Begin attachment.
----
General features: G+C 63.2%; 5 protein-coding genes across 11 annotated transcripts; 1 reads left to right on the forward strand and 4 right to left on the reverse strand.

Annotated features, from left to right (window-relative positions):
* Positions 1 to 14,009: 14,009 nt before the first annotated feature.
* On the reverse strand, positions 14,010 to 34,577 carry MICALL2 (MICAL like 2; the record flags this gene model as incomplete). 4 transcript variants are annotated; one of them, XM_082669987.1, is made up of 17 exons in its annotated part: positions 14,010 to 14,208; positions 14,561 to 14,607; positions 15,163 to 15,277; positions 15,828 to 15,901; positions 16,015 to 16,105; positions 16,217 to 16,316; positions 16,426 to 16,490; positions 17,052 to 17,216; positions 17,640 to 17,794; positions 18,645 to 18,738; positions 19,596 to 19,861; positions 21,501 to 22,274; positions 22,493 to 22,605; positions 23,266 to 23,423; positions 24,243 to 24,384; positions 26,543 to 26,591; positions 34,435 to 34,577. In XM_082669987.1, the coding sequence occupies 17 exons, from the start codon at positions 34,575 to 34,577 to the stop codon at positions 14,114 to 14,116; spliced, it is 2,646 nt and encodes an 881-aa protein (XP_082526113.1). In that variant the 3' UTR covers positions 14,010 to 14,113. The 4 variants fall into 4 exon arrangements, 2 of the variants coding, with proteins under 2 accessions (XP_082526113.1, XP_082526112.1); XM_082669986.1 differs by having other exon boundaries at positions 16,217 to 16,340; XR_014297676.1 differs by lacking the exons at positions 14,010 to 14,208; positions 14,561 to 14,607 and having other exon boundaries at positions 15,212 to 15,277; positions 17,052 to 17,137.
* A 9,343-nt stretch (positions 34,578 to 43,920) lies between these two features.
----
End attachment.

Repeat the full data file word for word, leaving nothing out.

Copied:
General features: G+C 63.2%; 5 protein-coding genes across 11 annotated transcripts; 1 reads left to right on the forward strand and 4 right to left on the reverse strand.

Annotated features, from left to right (window-relative positions):
* Positions 1 to 14,009: 14,009 nt before the first annotated feature.
* On the reverse strand, positions 14,010 to 34,577 carry MICALL2 (MICAL like 2; the record flags this gene model as incomplete). 4 transcript variants are annotated; one of them, XM_082669987.1, is made up of 17 exons in its annotated part: positions 14,010 to 14,208; positions 14,561 to 14,607; positions 15,163 to 15,277; positions 15,828 to 15,901; positions 16,015 to 16,105; positions 16,217 to 16,316; positions 16,426 to 16,490; positions 17,052 to 17,216; positions 17,640 to 17,794; positions 18,645 to 18,738; positions 19,596 to 19,861; positions 21,501 to 22,274; positions 22,493 to 22,605; positions 23,266 to 23,423; positions 24,243 to 24,384; positions 26,543 to 26,591; positions 34,435 to 34,577. In XM_082669987.1, the coding sequence occupies 17 exons, from the start codon at positions 34,575 to 34,577 to the stop codon at positions 14,114 to 14,116; spliced, it is 2,646 nt and encodes an 881-aa protein (XP_082526113.1). In that variant the 3' UTR covers positions 14,010 to 14,113. The 4 variants fall into 4 exon arrangements, 2 of the variants coding, with proteins under 2 accessions (XP_082526113.1, XP_082526112.1); XM_082669986.1 differs by having other exon boundaries at positions 16,217 to 16,340; XR_014297676.1 differs by lacking the exons at positions 14,010 to 14,208; positions 14,561 to 14,607 and having other exon boundaries at positions 15,212 to 15,277; positions 17,052 to 17,137.
* A 9,343-nt stretch (positions 34,578 to 43,920) lies between these two features.